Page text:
Did you know that according to the Australian Bureau of Statistics, each household uses about 31 litres of water a day in the kitchen sink? Here at CHOICE, we haven't seen a dishwasher that uses that much water for a long, long time – not since the bad old days. Which means in this day and age, using a dishwasher means you really do save on water.
Newer models are now even designed so you don't need to rinse your plates before you wash, saving on the pre-rinse water too! And all that mucky work. But how well do these "efficient" dishwashers really work?
More energy efficient = low performance?
Parts of Australia experience water and power shortages, so eco-friendly upgrades are becoming more important when you're looking to buy or replace a dishwasher. The big question is, does a more efficient machine come at the expense of performance? We think so.
There are exceptions, but our tests show that machines that dry the dishes well tend to be less energy-efficient, indicating that good drying performance mostly comes at the cost of higher energy use. Few dishwashers manage to score very well for energy efficiency when tested on the "normal" cycle, which most people use.
Most dishwashers, however, do wash well so one way you can save water is by not rinsing plates before packing them – just scrape the food scraps off.
Our tips for choosing your next dishwasher:
- Choose a machine with a very high energy efficiency score and low water usage. The downside to this is that you may sacrifice how well the dishwasher dries (see below).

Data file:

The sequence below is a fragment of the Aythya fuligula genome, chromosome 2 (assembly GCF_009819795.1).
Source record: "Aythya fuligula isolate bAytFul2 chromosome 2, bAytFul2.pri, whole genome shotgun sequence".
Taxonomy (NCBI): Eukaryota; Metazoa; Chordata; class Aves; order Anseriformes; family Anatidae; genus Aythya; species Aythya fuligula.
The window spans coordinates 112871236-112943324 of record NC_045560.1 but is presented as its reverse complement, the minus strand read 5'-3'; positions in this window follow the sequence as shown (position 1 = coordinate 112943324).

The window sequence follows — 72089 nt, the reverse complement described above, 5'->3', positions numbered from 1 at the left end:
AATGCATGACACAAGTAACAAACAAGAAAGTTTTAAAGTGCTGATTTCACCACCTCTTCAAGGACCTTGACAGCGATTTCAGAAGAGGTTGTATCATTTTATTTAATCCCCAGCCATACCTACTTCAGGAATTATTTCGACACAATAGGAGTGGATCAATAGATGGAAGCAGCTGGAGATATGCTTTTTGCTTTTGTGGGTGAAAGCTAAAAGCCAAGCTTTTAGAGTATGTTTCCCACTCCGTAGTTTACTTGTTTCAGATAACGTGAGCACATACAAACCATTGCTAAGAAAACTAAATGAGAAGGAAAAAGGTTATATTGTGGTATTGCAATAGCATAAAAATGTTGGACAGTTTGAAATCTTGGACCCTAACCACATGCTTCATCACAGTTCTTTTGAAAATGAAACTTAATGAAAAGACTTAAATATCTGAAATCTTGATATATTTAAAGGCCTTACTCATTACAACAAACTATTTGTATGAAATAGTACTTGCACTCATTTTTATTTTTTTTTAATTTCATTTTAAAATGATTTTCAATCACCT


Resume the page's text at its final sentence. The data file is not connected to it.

- Using the fast/eco wash cycle, and waiting until before you go to bed to run a cycle or choosing a delay start option so you use energy at cheaper rates.
- Avoid a smelly dishwasher or having to pre-rinse dishes by choosing a model with a good auto-sensing program or half-load option, so you can wash a smaller number of dishes more often and economically.
For more advice and tips on choosing a dishwasher, see our dishwasher buying guide.
Can I save energy using hot or cold water connection?
In some cases yes, but you'll have to check the manual to see whether the dishwasher accepts a hot water connection. There are some pros and cons to both connections.
Cold water connection
- You have full use of programs at different temperatures, such as economy, glasses, bio (programs suitable for enzyme-based detergents), and so on.
- You'll get better results when using enzyme-based dishwasher detergents.
- If you have a limited hot water supply, it doesn't get used up by your dishwasher – it'll heat up its own water.
- Longer cycle times than with hot water (because of the extra time required to heat up).
Hot water connection
- You can take advantage of cheap off-peak or solar hot water.
- Faster cycle times because the dishwasher doesn't need to heat its own water.
- You lose program versatility – for example, you can't effectively use eco, economy or glass/fast wash programs, which wash at lower temperatures.
- You may need a tempering valve to reduce your hot water temperature if the manufacturer of your dishwasher recommends a lower inlet temperature. Higher than recommended inlet water temperatures can shorten the lifespan of the inlet valves.